By Joseph T. Cannavo
This month rather than my usual serious comments about preserving our Italian heritage and showing our Italian pride, I thought that I might write about a dead giveaway that tells Italians that Italian Americans don’t know much about Italian food, even if they boast about their Italian pride. So my comments are meant to educate our readers about a part of our culture that is growing day by day among all Americans: Italian cuisine.
During the many years that I resided in Italy, I often bit my tongue when I would hear American tourists, including Italian Americans, ordering in a restaurant. If you grew up in America as I did, you probably aren’t aware that what we often refer to as an Italian dish is in fact either unknown in Italy or looked upon as odd.
Perhaps the most famous of the so-called Italian dishes that tourists order is spaghetti and meatballs. It’s not that Italians don’t eat spaghetti or meatballs; they just don’t prepare spaghetti and then serve it with meatballs on top of the spaghetti then covered in grated cheese.
That dish — large meatballs doused in marinara and grated cheese over spaghetti that resembles a summer snow-capped Alpine mountain — is 100 percent American. So how did spaghetti and meatballs become so Italian here? The answer is similar to every ethnic cuisine that traveled to this country. Immigrants from the same country, but different regions adopted each other’s dishes and created hybrid ethnic-American national cuisine. Add to that the fact that immigrants to this country had to make do with the ingredients they could find and afford wherever they settled upon arriving here.
As an example, who among us living between the Atlantic Ocean and the Delaware and Chesapeake bays hasn’t sat down to a big bowl of spaghetti and crabs? In fact, “spaghetti and crab night” is a favorite event held annually by many Italian-American social organizations. Great fundraiser, but not authentically Italian. There are no blue-claw crabs in the Mediterranean! Menus in some sea resort areas in Italy do offer granchi, Italian for crab. However, if you order spaghetti con granchi, expect a dish of spaghetti to be served with a white sauce and maybe even two dead Mediterranean crabs, looking more like crayfish, sitting on your spaghetti gazing at you. By the way, if you order any type of Italian seafood pasta, don’t request grated cheese. The waiter will either look at you like you were crazy or lecture you as to the many reasons you don’t put grated cheese on seafood pasta.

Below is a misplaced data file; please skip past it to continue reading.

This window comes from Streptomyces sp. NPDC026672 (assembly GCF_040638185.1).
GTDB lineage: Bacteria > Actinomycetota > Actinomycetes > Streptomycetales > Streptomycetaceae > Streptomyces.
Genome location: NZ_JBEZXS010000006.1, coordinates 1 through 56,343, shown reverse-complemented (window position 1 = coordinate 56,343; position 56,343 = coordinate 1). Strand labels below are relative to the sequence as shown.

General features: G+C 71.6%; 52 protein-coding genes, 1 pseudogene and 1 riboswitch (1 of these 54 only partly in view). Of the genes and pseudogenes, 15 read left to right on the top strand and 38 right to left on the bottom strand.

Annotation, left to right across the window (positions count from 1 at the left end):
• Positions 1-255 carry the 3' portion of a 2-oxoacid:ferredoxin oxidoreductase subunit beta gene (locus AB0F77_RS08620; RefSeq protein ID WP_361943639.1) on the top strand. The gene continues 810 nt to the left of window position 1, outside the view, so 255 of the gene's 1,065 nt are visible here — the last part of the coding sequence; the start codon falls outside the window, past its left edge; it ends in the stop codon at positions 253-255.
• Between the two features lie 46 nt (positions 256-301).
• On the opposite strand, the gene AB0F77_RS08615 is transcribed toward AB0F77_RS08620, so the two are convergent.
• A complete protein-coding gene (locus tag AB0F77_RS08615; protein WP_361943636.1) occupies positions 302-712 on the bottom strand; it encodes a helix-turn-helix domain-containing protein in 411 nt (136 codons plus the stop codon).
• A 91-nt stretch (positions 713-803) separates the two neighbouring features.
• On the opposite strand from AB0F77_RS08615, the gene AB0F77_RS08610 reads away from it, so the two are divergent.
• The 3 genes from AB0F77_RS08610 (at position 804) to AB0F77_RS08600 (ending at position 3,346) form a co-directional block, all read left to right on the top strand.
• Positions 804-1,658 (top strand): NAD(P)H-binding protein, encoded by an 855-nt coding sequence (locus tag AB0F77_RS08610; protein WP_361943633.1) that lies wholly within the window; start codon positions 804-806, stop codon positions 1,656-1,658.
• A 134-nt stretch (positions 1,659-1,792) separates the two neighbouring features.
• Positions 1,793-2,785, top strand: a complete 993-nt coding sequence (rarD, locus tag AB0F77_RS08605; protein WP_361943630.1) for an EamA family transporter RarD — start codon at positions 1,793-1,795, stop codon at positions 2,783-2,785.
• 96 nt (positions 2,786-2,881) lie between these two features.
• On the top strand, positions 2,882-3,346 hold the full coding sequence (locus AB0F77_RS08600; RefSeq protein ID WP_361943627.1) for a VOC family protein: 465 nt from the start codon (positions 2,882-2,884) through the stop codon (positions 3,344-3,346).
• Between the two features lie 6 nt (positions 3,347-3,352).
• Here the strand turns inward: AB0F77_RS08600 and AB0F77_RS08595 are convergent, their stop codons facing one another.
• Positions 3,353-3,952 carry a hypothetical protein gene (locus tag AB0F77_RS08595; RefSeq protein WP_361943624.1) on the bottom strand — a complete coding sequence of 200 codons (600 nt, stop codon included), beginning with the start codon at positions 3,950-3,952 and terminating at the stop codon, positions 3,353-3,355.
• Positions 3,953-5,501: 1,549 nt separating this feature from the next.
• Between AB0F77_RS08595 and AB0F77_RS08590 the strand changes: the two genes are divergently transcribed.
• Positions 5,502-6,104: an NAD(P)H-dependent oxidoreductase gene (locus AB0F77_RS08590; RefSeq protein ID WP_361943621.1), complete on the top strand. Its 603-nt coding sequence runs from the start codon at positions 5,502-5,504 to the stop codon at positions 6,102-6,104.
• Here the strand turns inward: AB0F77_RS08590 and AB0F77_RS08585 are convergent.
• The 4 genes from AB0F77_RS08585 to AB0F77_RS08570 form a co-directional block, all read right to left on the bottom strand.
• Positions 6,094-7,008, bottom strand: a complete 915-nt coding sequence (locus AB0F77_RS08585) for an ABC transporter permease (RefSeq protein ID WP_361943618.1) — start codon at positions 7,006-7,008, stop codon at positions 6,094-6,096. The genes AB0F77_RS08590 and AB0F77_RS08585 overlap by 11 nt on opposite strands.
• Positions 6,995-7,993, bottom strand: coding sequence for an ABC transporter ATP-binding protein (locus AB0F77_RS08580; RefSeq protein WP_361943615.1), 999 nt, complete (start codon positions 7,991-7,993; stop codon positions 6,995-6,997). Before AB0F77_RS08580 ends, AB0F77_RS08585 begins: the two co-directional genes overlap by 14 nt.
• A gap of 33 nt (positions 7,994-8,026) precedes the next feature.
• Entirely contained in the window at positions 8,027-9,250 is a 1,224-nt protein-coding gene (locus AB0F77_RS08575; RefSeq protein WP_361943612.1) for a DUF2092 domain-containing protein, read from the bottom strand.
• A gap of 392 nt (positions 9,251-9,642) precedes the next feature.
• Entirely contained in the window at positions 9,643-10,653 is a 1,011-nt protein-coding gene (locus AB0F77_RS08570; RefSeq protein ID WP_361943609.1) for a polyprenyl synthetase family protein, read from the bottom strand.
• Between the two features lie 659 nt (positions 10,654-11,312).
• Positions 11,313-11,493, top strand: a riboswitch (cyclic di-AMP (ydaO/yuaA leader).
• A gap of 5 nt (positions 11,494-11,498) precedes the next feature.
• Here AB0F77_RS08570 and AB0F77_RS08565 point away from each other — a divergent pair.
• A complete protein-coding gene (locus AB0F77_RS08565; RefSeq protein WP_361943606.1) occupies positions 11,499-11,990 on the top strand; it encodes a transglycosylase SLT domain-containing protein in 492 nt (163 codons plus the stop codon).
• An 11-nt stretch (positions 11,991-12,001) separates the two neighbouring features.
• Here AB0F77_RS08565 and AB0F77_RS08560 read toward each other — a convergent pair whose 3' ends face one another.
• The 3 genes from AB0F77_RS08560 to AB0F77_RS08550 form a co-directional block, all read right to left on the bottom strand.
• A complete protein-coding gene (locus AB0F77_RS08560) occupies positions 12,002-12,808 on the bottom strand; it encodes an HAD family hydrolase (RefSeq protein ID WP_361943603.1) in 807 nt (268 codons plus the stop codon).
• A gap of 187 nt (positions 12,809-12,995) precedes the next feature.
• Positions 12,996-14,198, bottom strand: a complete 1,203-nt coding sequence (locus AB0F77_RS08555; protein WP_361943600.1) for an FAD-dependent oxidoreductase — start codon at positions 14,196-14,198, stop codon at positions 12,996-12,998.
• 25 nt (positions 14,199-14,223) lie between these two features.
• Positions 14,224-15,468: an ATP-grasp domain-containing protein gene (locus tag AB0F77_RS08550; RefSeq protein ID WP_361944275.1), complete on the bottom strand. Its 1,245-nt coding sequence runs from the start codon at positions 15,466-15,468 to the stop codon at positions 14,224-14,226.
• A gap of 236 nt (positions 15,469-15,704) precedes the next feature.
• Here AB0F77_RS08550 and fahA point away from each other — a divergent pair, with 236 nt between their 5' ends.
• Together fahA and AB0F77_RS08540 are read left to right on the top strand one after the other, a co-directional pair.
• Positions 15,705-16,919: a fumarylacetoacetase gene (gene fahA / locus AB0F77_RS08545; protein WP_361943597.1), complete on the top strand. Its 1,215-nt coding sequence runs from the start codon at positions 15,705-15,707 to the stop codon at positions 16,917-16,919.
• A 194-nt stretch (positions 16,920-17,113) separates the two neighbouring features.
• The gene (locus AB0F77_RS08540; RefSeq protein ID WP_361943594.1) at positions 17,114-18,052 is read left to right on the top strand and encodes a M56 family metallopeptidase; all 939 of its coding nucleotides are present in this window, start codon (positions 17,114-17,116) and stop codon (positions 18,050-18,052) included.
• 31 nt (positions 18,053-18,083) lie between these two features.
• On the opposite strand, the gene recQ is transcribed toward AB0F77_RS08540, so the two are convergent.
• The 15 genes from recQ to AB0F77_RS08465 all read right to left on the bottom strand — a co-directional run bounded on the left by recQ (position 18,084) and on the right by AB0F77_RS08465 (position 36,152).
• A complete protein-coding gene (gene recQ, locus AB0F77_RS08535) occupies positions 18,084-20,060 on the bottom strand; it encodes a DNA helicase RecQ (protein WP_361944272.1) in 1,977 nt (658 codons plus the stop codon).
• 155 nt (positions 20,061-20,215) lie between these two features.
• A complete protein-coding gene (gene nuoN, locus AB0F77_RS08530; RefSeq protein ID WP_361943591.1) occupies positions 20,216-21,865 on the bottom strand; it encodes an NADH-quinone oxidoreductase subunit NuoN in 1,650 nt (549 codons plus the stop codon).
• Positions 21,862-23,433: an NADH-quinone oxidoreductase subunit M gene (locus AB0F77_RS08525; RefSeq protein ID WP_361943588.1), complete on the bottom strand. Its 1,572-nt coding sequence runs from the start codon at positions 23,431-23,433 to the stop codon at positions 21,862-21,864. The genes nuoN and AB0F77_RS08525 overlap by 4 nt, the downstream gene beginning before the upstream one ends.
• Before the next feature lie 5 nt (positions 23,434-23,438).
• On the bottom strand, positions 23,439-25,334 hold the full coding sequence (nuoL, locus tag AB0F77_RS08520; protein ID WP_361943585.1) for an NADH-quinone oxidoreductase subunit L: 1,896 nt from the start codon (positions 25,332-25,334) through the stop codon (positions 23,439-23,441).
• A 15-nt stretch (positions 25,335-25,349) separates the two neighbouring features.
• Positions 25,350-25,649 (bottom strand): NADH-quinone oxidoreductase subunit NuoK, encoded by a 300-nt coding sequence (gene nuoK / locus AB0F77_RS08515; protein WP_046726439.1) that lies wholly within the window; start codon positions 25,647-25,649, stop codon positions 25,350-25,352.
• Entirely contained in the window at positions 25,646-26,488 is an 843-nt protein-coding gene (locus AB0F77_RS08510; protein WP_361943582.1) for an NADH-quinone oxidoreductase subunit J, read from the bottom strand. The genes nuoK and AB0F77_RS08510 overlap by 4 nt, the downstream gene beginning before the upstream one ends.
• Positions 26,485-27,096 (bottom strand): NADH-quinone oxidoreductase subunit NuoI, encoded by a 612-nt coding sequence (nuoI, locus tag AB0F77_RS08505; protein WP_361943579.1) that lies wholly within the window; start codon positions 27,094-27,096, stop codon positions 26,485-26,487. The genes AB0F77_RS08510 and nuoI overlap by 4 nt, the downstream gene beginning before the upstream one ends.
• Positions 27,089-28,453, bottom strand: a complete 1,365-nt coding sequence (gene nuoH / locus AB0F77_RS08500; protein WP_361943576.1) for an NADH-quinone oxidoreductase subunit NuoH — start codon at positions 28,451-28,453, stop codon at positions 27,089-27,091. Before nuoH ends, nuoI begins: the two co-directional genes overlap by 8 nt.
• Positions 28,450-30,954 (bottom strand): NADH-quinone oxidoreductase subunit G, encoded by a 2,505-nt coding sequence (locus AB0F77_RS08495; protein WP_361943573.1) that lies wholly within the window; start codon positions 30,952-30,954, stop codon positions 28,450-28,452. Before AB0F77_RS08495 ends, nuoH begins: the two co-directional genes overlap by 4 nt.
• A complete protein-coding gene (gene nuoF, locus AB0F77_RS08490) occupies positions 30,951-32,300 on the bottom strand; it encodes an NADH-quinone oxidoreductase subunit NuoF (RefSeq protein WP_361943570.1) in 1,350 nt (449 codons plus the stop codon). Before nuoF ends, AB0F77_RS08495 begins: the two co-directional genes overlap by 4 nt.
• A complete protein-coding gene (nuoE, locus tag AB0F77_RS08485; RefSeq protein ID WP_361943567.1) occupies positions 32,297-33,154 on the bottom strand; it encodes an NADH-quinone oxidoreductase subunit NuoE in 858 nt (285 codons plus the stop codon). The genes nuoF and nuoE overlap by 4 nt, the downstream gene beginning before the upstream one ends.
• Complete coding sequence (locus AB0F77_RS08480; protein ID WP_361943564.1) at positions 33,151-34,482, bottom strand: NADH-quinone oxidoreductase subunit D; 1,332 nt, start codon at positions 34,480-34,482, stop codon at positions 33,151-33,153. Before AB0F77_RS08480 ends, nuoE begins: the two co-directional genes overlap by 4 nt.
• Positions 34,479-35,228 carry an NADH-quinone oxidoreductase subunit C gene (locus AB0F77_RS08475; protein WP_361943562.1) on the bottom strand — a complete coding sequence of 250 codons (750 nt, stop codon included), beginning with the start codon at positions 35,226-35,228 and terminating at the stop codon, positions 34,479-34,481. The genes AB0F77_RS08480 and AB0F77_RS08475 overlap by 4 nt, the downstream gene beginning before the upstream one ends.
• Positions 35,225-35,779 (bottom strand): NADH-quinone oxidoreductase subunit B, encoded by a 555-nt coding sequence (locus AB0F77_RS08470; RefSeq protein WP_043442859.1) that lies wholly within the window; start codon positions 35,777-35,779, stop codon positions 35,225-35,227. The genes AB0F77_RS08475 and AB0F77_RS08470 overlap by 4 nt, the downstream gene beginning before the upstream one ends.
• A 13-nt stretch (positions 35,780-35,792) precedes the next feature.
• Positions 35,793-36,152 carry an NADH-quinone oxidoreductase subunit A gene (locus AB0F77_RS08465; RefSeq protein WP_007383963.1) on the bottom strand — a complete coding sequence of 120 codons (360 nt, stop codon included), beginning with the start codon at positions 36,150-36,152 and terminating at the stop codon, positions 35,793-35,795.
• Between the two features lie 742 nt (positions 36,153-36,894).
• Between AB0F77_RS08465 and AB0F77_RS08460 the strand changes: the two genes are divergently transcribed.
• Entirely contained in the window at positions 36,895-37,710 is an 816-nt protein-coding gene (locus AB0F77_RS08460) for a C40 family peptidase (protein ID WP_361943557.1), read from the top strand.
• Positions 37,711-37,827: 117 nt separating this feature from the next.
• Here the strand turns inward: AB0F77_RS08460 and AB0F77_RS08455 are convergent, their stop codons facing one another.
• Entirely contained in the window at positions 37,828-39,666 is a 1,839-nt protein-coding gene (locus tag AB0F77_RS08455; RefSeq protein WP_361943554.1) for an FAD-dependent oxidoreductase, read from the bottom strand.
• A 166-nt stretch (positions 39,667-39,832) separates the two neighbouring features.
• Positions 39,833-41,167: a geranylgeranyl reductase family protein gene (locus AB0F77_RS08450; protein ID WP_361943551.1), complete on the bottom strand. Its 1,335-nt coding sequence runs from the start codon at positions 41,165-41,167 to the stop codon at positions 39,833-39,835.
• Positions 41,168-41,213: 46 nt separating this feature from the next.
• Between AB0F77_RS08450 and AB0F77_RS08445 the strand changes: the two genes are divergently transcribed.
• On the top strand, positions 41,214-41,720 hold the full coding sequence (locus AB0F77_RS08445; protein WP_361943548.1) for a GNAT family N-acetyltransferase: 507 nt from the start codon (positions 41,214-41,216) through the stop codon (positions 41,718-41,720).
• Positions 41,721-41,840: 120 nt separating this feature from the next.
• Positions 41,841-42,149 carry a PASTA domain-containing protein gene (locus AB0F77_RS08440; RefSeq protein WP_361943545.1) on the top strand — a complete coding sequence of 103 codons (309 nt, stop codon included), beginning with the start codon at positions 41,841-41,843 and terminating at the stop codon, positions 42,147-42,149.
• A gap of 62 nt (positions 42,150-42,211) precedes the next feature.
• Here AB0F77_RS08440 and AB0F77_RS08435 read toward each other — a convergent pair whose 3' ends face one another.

What really takes the cake is the American who just doesn’t want to leave American pizza back home. You should see the look on their faces when they order pizza topped with peperoni and out comes a pizza with roasted peppers. Pepperoni is not an Italian word, it’s Italian-American for what Italians refer to as salame piccante, hot salami. Italian, as indicated on menus there, peperoni, means peppers. If you actually want what in America is referred to as pepperoni, you need to ask for salame piccante or be ready to enjoy roasted pepper pizza.
So as you ponder taking a trip to Italy in the near future and are studying your Italian phrase book, take some time to “bone up” on eating in Italy. You may save yourself some embarrassing moments when you are out dining and at the same time take another step toward you effort to re-attach to your Italian heritage.
So you say you know about Italian cuisine? Get ready to eat your words
By Joseph T. Cannavo